This application note demonstrates a method to measure cell migration in the Oris™ Cell Migration Assay by the use of ImageJ analysis software for counting cells. This study, using ImageJ to quantify cell number in the Detection Zone, demonstrates that both MDA-MB-231 and HT-1080 cells exhibited statistically significant differences in migration when seeded on Tissue Culture Treated, Collagen I coated, and Fibronectin coated wells. Using the detailed analysis method described here, ImageJ can provide an accurate measure of cell migration when using the Oris™ Cell Migration Assay.

Cells on the Move: Do surface coatings influence cell migration?

Experiments show that surface coatings play an important role in cell movement

When performing cell migration experiments, a perennial question is: what surface coatings should be used to culture a particular cell type? Scientists working in Cancer Research, Wound Healing, or Drug Discovery utilize cell cultures to make important experiments and advance our understanding of biological mechanisms.  In particular, assays for cell migration enable characterization of conditions and substances that influence movement of cells.  For example, scientists using the OrisTM Cell Migration Assays successfully identified proteins, mRNA and antioxidants that inhibit migration of tumor cells.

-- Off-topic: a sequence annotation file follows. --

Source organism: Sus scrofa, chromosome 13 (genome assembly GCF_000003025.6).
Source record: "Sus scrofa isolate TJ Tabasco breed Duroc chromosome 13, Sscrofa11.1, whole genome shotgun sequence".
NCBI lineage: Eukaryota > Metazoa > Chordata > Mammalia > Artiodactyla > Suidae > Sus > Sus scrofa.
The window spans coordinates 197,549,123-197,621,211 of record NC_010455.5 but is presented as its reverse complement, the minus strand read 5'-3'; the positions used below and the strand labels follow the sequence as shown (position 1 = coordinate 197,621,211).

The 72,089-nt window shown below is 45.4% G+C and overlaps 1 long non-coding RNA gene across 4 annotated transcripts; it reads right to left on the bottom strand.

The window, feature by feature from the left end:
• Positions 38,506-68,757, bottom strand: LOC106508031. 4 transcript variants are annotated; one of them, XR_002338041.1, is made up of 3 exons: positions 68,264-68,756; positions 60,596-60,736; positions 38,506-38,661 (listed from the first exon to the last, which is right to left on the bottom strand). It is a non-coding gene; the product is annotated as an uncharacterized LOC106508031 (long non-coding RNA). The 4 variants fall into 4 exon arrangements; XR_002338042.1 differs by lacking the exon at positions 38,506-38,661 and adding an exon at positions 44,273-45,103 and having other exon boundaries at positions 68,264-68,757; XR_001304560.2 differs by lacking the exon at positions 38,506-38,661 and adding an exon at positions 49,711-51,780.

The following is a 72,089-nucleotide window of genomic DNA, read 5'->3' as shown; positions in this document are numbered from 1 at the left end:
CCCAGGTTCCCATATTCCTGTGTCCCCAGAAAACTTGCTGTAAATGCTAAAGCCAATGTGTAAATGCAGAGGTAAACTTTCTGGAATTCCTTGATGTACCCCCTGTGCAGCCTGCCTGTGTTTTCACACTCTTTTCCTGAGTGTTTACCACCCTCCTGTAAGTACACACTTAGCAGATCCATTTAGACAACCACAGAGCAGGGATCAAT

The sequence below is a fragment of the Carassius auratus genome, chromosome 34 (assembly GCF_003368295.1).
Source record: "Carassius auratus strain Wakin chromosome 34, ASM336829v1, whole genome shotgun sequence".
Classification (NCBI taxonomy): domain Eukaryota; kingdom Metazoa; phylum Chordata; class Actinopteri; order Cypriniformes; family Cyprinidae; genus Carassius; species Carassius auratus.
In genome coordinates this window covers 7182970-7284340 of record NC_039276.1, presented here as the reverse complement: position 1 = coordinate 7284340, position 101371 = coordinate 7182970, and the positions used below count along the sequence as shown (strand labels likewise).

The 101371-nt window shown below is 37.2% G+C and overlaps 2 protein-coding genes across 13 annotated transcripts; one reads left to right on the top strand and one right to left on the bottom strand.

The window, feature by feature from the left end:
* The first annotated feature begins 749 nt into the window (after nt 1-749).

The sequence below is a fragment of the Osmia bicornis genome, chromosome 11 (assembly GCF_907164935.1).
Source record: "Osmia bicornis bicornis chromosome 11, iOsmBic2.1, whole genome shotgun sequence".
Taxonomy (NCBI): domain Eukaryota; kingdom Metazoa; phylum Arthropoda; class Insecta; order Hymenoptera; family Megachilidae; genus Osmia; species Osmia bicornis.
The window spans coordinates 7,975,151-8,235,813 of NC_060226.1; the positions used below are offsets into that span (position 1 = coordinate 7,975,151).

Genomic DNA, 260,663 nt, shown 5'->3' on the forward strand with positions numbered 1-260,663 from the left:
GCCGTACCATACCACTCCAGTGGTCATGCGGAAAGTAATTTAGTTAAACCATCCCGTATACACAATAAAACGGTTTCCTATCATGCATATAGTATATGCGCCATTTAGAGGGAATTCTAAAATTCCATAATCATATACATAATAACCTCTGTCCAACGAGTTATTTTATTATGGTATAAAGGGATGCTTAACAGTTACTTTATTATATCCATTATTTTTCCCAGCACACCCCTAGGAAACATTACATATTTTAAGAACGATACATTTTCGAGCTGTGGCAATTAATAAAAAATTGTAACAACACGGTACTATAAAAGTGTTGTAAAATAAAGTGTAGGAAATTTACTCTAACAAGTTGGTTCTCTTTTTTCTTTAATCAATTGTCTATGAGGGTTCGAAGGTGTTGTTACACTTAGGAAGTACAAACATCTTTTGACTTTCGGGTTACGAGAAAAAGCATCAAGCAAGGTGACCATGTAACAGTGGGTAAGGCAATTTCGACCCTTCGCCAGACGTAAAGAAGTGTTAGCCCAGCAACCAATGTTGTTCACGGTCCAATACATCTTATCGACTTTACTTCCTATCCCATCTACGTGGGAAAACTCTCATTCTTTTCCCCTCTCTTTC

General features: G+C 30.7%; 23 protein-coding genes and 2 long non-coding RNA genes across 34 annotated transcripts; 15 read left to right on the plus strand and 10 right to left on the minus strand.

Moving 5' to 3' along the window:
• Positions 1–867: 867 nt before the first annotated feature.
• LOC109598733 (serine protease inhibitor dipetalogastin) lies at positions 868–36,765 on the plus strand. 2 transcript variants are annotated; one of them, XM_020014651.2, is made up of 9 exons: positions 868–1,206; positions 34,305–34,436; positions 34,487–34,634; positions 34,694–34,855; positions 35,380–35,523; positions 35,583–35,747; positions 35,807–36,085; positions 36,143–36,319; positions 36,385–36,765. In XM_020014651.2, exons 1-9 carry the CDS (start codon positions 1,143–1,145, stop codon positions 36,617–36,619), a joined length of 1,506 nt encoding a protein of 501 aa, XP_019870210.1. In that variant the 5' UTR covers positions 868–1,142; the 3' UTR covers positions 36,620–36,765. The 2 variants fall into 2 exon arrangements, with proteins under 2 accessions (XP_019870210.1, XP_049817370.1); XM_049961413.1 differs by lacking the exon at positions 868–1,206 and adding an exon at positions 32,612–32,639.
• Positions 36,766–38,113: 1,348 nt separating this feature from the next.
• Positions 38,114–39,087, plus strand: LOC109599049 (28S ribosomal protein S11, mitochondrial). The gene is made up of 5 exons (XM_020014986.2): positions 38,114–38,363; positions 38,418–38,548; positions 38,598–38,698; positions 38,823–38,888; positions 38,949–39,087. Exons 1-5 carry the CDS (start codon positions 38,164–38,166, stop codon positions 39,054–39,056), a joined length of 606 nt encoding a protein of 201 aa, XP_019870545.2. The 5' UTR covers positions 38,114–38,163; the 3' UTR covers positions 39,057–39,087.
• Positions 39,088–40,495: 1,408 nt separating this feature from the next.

Each cell type requires specific conditions for optimal growth, so it is important to choose the right surface to culture each cell type.  For example, fibroblasts produce and inhabit the connective tissue of the body; thus we may hypothesize that surfaces and scaffolds that are rich in collagen and other fibers (components of connective tissue) are better suited for culturing fibroblasts.  This means that collagen-coated surfaces are a good choice when culturing fibroblasts for cell migration assays.  But does the choice of surface coating influence cell migration?

In new experiments, scientists at Platypus Technologies demonstrate that the choice of surface coating for cell culture may influence the results for cell migration experiments.  

Oris™ Cell Migration Assays use a 96-well plate with “stopper” barriers that create a central cell-free Detection Zone for cell migration experiments.  Removing the stoppers allows the cells to migrate into the Detection Zone at the center of each well:

Principle of OrisTM Cell Migration Assay: OrisTM stoppers are used to create a central cell free Detection Zone (red dotted circle).  Following 20 hours of incubation, the cells migrate into the detection zone.

In this experiment, the scientists used a cell line called HT1080, which are fibroblasts isolated from a malignant human tumor.  The cells were incubated on the OrisTM Cell Migration Assays that had wells coated with five different bioactive surfaces: Tissue Culture, Collagen I, Fibronectin, Poly-L-Lysine, and Basement Membrane Extract (BME).  Following cell attachment, the OrisTM stoppers were removed to permit cell migration into the detection zone.  The cells were then imaged following 24 hours of incubation without the OrisTM stoppers.  Representative images from this experiment are shown below: